By Carla Rivera, Los Angeles Times
May 3, 2011
It may be in their backyard, but for many South Bay students, a seat at Cal State Long Beach has become one of the toughest tickets in town.
Families in Manhattan Beach, Palos Verdes, Torrance and elsewhere have become casualties of a confluence of circumstances that include education funding cuts, limited space and a local admissions preference that considers them outsiders.
In response to rising demand, the Long Beach campus, like others in the California State University system, several years ago began to raise such admissions criteria as grade point average and test scores for students outside of its immediate area.
That area includes the Anaheim, Bellflower, Compton, Downey, Huntington Beach, Long Beach, Los Alamitos, Paramount and ABC school districts as well as Long Beach City College and Orange Coast, Coastline and Golden West community colleges. Students from those schools are guaranteed admission if they meet Cal State’s minimum admission criteria.
Students in many beach cities and even adjacent communities, including Wilmington and Carson, have to meet a higher standard.
Concern over the issue did not boil over until recently, however, when the state’s budget crisis caused Cal State campuses to slash enrollment and to again boost criteria for out-of-area students. Last year, Long Beach’s eligibility cutoff for incoming freshman — a number that combines GPA and test scores — was 2,900 for local students and 3,950 for nonlocals.
Since then, enrollment has plummeted among South Bay students who consider the Long Beach campus their local university: Freshman enrollment from four high schools in the Torrance Unified School District, for example, fell from 92 in 2007 to 44 in 2009. Transfers from El Camino College in Torrance dropped from 434 to 180 over the same period.
The decline prompted El Camino President Thomas M. Fallo to write an appeal to Cal State Chancellor Charles B. Reed noting his school’s longstanding relationship with the Long Beach campus and asking to be included in its local service area.
“I would hope there would be some legacy consideration over the relationship we’ve had,” Fallo said in an interview. “The current admissions policy is absolutely limiting options for our students.”
Johanna Zamora, the student representative on El Camino’s Board of Trustees, found out recently that her transfer application to Cal State Long Beach was rejected, even though she had been admitted to the college as a freshman applicant three years earlier.
“I don’t regret it now, what’s done is done,” Zamora said of her decision to start at community college to save money. A civil engineering major, she has also applied to Cal Poly Pomona and USC. “You’re going to reach your goals no matter what path you take. But it’s disappointing not getting into Long Beach because it is close.”
Many South Bay students feel abandoned because no Cal State campus considers them local, said Torrance Unified School Supt. George Mannon.
Cal State Dominguez Hills in Carson is closer to many of the South Bay schools, but it and six other Cal State campuses designate the entire state as their service area. Those campuses, for various reasons, attract fewer students.
“There’s a stereotype that students from the South Bay cities are all middle- or upper-income and can afford to go anywhere they want to go, and that’s not true,” Mannon said. As the continuing budget crisis threatens to reduce access further, he said, “kids in local admission areas have an advantage over kids like ours who are not in any local admission area.”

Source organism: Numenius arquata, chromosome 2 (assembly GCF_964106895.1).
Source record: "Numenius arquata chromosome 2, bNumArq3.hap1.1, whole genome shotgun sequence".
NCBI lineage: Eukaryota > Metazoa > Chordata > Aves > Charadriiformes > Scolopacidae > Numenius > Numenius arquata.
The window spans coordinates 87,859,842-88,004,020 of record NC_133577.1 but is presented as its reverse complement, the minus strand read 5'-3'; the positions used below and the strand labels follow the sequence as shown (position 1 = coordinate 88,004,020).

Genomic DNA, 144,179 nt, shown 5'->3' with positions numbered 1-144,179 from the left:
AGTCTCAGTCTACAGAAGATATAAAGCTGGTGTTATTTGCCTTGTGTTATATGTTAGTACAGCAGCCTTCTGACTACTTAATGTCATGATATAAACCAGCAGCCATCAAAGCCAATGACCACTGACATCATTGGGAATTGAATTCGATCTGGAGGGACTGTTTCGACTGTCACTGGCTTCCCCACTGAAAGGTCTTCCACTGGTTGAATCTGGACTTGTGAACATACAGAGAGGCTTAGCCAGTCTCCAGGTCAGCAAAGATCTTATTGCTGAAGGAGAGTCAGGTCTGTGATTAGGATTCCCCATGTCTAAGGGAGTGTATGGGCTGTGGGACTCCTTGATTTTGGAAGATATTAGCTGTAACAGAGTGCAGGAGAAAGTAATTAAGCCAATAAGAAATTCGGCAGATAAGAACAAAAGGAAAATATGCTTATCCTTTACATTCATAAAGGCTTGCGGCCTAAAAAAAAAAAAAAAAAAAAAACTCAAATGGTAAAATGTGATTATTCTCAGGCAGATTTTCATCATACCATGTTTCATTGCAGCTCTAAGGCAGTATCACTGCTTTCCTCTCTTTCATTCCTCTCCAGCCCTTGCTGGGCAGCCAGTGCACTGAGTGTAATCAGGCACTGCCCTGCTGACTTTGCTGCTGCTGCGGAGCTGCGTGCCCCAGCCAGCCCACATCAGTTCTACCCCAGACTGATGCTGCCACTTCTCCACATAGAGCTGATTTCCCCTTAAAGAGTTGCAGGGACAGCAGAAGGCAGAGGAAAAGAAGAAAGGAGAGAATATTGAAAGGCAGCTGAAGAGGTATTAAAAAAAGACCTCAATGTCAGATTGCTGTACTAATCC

Cal State Long Beach officials say they are dealing with enrollment pressures they can’t control. In the last two years, three neighboring community colleges were added to Long Beach’s local jurisdiction, and other colleges closer to the Long Beach campus than El Camino have also requested consideration, Reed said in a letter to Fallo.
In rejecting the El Camino request, he noted that the Torrance campus is six miles from Cal State Dominguez Hills but 20 miles from Long Beach.
The pressures are especially acute at Long Beach and a handful of other popular Cal State campuses that are considered “destination” schools because of campus amenities, academic programs and other features. Long Beach received 47,000 freshman applications and 18,000 transfer requests from California residents for fall 2011, more than any other Cal State campus.
The move by many schools to manage enrollment by raising standards has spurred debate over the changing mission of California’s public universities as they confront expanding numbers of students and dwindling state support. For many Cal State campuses, the question is whether to maintain equal standards or give an edge to local students who may have lower grades.
The decisions at some universities are creating tensions.
San Diego State in 2009 ended an admission guarantee for local high school students by declaring all of its programs over-subscribed. The action triggered legislation requiring public notice and hearings before campuses change admission criteria.
In February, the state Legislative Analyst’s Office recommended that Cal State’s 23 campuses focus on providing access to local students.
“If you accept that some students are place-bound and can’t easily move to a different area to go to college because of jobs and family responsibilities, the guarantee of access is pretty hollow if it’s not guaranteed in your region,” said Steve Boilard, director of higher education for the agency and author of the study.
That doesn’t sway parents like George Harpole, whose son James is a senior at Torrance’s South High School. He was admitted to UC Santa Cruz, which he’ll attend in the fall, but turned down by Cal State Long Beach.
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